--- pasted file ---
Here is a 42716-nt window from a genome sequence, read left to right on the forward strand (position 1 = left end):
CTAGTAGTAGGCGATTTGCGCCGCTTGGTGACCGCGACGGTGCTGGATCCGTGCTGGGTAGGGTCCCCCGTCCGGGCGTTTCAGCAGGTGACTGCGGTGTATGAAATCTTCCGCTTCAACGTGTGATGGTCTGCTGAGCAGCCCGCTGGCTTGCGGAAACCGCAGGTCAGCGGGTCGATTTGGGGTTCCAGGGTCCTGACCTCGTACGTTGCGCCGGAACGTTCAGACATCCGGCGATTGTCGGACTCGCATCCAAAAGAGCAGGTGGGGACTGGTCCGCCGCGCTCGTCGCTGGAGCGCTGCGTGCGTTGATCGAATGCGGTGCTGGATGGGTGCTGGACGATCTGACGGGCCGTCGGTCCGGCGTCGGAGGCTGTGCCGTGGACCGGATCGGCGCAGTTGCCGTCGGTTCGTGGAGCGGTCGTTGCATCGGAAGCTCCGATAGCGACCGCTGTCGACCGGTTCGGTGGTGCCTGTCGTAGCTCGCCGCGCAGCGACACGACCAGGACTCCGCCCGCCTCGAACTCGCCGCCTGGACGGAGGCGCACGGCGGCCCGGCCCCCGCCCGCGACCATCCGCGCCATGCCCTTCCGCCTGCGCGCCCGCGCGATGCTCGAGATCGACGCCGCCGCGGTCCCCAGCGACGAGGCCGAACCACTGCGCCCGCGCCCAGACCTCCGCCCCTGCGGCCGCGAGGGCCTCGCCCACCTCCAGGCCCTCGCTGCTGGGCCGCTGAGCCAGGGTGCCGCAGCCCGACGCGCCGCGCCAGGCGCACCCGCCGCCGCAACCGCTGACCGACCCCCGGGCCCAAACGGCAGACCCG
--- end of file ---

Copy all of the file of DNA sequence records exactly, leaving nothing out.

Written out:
Here is a 42716-nt window from a genome sequence, read left to right on the forward strand (position 1 = left end):
CTAGTAGTAGGCGATTTGCGCCGCTTGGTGACCGCGACGGTGCTGGATCCGTGCTGGGTAGGGTCCCCCGTCCGGGCGTTTCAGCAGGTGACTGCGGTGTATGAAATCTTCCGCTTCAACGTGTGATGGTCTGCTGAGCAGCCCGCTGGCTTGCGGAAACCGCAGGTCAGCGGGTCGATTTGGGGTTCCAGGGTCCTGACCTCGTACGTTGCGCCGGAACGTTCAGACATCCGGCGATTGTCGGACTCGCATCCAAAAGAGCAGGTGGGGACTGGTCCGCCGCGCTCGTCGCTGGAGCGCTGCGTGCGTTGATCGAATGCGGTGCTGGATGGGTGCTGGACGATCTGACGGGCCGTCGGTCCGGCGTCGGAGGCTGTGCCGTGGACCGGATCGGCGCAGTTGCCGTCGGTTCGTGGAGCGGTCGTTGCATCGGAAGCTCCGATAGCGACCGCTGTCGACCGGTTCGGTGGTGCCTGTCGTAGCTCGCCGCGCAGCGACACGACCAGGACTCCGCCCGCCTCGAACTCGCCGCCTGGACGGAGGCGCACGGCGGCCCGGCCCCCGCCCGCGACCATCCGCGCCATGCCCTTCCGCCTGCGCGCCCGCGCGATGCTCGAGATCGACGCCGCCGCGGTCCCCAGCGACGAGGCCGAACCACTGCGCCCGCGCCCAGACCTCCGCCCCTGCGGCCGCGAGGGCCTCGCCCACCTCCAGGCCCTCGCTGCTGGGCCGCTGAGCCAGGGTGCCGCAGCCCGACGCGCCGCGCCAGGCGCACCCGCCGCCGCAACCGCTGACCGACCCCCGGGCCCAAACGGCAGACCCG